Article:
I didn’t really know what to expect from the little village of Auvers-sur-Oise, but I did know it had something to do with Van Gogh. I thought that perhaps there would be a statue or plaque commemorating his life, but there was actually so many things to see and do. The entire day trip ended up being much more emotional and touching than I ever would have expected.
Auvers-sur-Oise is where Van Gogh died, and it’s saturated with his memory. The inn where he rented a room, the fields and village streets that he painted, his friend and physician’s home (Doctor Gachet), and even his tombstone can all be visited. We didn’t have time for everything, but standing in some of the same exact same places where Van Gogh spent his last few days on earth really brought his story to life for me. I studied Art History, so I’ve read about Van Gogh countless times, but after the 50th time, it starts to feel like fiction. After visiting Auvers-sur-Oise, I had the realization that Vincent Van Gogh’s paintings were created by a real, breathing person, and his story took on a new dimension.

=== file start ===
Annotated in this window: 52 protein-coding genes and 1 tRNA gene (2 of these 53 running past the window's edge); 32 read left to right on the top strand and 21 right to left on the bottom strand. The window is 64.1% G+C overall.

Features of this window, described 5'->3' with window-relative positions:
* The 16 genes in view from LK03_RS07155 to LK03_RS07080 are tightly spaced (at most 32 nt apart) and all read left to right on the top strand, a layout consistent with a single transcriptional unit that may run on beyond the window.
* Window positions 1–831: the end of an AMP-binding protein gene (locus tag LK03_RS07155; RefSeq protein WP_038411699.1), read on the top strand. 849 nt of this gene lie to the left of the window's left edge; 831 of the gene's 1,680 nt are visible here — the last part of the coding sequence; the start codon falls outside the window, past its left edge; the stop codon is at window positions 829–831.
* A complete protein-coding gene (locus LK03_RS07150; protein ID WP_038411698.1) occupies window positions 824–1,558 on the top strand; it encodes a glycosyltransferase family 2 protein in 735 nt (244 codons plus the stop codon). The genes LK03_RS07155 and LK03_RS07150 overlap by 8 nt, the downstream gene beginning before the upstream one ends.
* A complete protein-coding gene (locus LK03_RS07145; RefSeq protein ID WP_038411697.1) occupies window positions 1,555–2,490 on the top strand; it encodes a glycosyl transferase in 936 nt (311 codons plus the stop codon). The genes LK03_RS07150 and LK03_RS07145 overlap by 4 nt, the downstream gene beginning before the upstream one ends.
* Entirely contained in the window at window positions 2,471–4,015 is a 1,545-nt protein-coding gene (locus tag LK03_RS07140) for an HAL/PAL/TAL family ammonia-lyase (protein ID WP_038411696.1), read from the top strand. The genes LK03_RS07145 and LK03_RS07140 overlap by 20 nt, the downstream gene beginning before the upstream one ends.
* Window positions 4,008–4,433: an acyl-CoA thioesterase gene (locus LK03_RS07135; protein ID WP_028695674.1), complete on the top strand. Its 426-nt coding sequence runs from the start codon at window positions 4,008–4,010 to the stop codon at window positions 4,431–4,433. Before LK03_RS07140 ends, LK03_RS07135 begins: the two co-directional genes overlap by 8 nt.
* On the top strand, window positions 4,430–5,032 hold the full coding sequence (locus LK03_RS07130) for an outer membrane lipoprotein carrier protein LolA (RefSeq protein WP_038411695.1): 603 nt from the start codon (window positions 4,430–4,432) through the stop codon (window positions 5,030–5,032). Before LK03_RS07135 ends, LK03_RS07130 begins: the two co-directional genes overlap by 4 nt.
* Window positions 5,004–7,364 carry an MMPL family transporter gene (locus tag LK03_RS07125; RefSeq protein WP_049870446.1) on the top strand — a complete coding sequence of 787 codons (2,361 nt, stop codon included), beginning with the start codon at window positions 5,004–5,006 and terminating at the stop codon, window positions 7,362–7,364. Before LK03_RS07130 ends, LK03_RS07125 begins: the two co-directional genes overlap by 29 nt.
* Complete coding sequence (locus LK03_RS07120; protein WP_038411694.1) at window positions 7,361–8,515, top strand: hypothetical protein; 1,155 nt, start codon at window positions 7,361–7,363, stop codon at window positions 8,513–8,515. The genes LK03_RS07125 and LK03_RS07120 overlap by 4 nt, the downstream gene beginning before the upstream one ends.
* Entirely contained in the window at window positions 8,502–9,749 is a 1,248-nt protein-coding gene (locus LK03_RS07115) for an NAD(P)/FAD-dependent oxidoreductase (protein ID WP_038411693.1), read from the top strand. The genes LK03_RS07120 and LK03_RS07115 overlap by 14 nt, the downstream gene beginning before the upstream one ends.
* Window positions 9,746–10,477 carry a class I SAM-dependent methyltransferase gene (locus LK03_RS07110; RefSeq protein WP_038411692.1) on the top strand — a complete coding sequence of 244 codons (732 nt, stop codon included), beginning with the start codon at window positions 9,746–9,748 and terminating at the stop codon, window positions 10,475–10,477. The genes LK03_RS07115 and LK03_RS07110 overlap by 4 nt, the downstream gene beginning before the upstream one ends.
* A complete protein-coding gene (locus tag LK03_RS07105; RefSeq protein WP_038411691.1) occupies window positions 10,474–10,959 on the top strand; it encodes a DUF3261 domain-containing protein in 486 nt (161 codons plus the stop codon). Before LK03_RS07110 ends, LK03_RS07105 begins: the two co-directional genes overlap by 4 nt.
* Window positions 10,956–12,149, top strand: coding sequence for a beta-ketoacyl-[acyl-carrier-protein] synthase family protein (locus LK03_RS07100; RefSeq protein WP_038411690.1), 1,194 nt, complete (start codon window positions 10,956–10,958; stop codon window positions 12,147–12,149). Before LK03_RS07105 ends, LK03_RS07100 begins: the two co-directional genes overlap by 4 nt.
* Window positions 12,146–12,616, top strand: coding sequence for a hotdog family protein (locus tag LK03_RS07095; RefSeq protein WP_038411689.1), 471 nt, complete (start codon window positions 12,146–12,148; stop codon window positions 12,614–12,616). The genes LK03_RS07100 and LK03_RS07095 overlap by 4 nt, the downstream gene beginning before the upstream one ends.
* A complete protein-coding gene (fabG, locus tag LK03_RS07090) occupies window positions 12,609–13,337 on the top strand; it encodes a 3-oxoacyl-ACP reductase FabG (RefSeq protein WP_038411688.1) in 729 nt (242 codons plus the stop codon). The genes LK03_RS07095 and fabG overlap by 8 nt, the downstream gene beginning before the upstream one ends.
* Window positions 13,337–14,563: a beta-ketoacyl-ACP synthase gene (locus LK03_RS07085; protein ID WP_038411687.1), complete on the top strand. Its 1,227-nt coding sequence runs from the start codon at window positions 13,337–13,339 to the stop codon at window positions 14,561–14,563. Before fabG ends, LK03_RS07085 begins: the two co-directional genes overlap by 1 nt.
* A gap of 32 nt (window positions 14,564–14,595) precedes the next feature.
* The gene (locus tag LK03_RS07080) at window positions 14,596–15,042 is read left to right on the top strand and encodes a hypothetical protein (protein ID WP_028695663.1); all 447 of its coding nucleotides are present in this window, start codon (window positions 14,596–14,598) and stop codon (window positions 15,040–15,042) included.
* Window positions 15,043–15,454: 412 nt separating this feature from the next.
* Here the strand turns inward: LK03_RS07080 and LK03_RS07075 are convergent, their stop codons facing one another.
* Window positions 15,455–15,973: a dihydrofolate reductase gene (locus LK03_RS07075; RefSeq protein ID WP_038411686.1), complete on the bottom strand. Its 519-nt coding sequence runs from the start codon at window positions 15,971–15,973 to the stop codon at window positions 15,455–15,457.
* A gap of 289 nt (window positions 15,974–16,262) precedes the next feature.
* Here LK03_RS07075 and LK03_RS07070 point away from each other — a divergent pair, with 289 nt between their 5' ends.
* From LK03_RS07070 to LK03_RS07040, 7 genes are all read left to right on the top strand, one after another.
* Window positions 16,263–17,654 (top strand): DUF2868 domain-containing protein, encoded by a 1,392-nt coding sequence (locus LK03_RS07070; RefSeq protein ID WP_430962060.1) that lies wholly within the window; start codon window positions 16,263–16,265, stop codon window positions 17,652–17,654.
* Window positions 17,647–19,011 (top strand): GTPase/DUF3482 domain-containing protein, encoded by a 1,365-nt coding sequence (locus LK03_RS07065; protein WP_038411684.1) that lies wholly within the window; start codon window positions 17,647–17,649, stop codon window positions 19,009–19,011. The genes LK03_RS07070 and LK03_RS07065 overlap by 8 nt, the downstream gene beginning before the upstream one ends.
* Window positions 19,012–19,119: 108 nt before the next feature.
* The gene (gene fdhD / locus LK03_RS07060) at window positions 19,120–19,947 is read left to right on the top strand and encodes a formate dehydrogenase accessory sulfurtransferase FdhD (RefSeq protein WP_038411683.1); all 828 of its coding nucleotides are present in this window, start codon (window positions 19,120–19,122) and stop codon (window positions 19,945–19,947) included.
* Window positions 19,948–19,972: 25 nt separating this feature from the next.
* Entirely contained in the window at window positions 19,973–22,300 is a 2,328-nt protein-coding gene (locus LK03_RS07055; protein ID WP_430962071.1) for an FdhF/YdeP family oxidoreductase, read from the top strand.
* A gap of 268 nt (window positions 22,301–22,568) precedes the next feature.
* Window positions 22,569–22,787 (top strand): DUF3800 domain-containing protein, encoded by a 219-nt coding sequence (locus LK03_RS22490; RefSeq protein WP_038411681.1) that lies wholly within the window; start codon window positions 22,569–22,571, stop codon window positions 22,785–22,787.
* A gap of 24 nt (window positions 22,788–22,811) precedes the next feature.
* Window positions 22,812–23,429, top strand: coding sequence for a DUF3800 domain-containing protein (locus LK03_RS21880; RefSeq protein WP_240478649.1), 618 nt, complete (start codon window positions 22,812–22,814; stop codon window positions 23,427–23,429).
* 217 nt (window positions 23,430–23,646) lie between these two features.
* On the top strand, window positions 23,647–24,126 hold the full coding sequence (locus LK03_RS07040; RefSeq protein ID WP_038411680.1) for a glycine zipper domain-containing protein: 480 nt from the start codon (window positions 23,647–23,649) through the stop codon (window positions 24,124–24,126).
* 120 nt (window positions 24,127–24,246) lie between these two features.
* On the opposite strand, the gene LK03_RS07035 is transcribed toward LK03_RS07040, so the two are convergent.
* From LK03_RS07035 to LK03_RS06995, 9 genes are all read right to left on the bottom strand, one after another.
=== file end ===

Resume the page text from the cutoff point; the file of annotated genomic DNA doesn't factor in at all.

This is the version of Vincent Van Gogh that I think most people know: Painter with a style ahead of his time, cut off his own ear, committed suicide, the end. He has grown to become a legend, something both less and more than what he really was. The “myth” of Van Gogh tends to erase some of his humanity, but it also builds up his life story to monumental proportions. He is the original suffering artist, a trope that artists today still get caught up in. Some artists sadly think that the only way to create true art is through suffering and emotional turmoil. While art (and music) can certainly be more powerful when inspired by tragic events, it doesn’t mean great art can’t be created by a generally happy, mentally stable artist.